Hi friends, happy Monday! Have you ever come across one of those sad-looking-sagging-broken-down cane seats? I’ve found damaged cane or wicker seems to be a common theme. They start out looking great, but they don’t hold up extremely well. With regular use, cane seats wear and tear, sag, lose strength and break. The good news – if the frame is in good condition (like it was on this bench) it can be re-caned OR an easier and more cost-effective solution is to replace it with a DIY cushion seat! Today, I’m sharing How To Upholster A Cane Bench Seat!
THIS POST CONTAINS AFFILIATE LINKS TO PRODUCTS USED. YOU CAN SEE MY FULL DISCLOSURE HERE.
- Cane Seat Bench (Salvaged)
- 1/2″ Plywood
- 1″ Upholstery Foam
- Quilting Batting
- Upholstery Fabric
- Measuring Tape
- Needle Nose Pliers / Wire Cutters
- 1″ Screws
- Pneumatic Staple Gun (similar)
- DeWalt Skill Saw
- DeWalt Drill
HOW TO FIX A CANE BENCH::
We started by removing all the damaged cane using scissors, pliers and wire cutters. The most time-consuming part is removing the spline which is the narrow strip of rattan that holds the caning in the groves and gives it a nice finish/border.
Once the top of the bench seat was all cleaned up, we cut a piece of 1/2″ plywood to size with a skill saw. This size will vary depending on your seat but in our case, it was 14″x 20″.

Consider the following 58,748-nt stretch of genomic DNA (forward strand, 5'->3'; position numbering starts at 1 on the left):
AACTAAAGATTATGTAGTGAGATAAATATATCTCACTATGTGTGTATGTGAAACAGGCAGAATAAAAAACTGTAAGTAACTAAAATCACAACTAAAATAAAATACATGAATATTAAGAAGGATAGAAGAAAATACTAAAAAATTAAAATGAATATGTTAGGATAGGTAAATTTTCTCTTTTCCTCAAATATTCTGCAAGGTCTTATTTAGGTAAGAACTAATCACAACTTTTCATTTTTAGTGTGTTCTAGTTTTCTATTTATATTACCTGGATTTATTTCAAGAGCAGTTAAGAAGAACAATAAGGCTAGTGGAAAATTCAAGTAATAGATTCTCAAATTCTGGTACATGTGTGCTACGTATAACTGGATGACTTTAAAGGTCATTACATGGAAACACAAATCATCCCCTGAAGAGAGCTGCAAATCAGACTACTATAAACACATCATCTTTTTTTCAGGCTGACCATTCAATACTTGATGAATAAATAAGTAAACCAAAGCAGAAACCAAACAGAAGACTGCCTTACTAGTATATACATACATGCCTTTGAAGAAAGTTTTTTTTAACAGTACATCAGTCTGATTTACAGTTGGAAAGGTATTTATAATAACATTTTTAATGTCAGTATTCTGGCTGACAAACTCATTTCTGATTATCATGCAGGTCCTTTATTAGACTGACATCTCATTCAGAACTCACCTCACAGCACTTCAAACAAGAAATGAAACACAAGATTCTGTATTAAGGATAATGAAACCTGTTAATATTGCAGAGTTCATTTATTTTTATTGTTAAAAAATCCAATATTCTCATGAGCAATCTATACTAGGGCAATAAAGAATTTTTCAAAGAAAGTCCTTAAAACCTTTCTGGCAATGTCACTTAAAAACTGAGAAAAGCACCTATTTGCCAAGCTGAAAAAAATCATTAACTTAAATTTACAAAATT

Sanding the plywood is optional but not a bad idea to avoid splinters and sharp edges while working with it. I also sanded the corners down slightly so they weren’t so sharp.
Now for the fun part! To assemble the seat, I laid down the 1″ foam, put the plywood on top and traced the shape of the plywood with a Sharpie. Then following the Sharpie lines, I cut the foam to size with scissors.
I glued the foam to the plywood with spray adhesive but it didn’t really stick that well (maybe the type of spray glue I used??) so I would say this step is optional.
Once the foam was in place, I cut a double layer of batting allowing a 3″ allowance for stapling on the back of the plywood. I wrapped the batting around the foam and plywood tautly and use my staple gun to secure.
The final layer is the upholstery fabric. If you’re working with a pattern, now is the time to center it or lay it out the way you like.
I cut my fabric allowing a 3″ seam allowance to wrap around the plywood, foam, and batting and secured it to the back with my staple gun.
Once my seat cushion was assembled, I cut off all the excess batting and fabric from the back.
To secure the upholstered seat to the frame, I drilled holes with sinking drill bit and then adhere the bench seat to the frame with 1″ screws.
Here’s what it looks like now!
I’D LOVE TO HEAR IF YOU’VE EVER TRIED AN UPHOLSTERING PROJECT BEFORE? IF YOU HAVE ANY TIPS YOU’D LIKE SHARE OR HAVE ANY QUESTIONS, FEEL FREE TO CHIME IN… I ALWAYS LOVE HEARING FROM YOU!
Thanks and have an inspiring creative week my friends!
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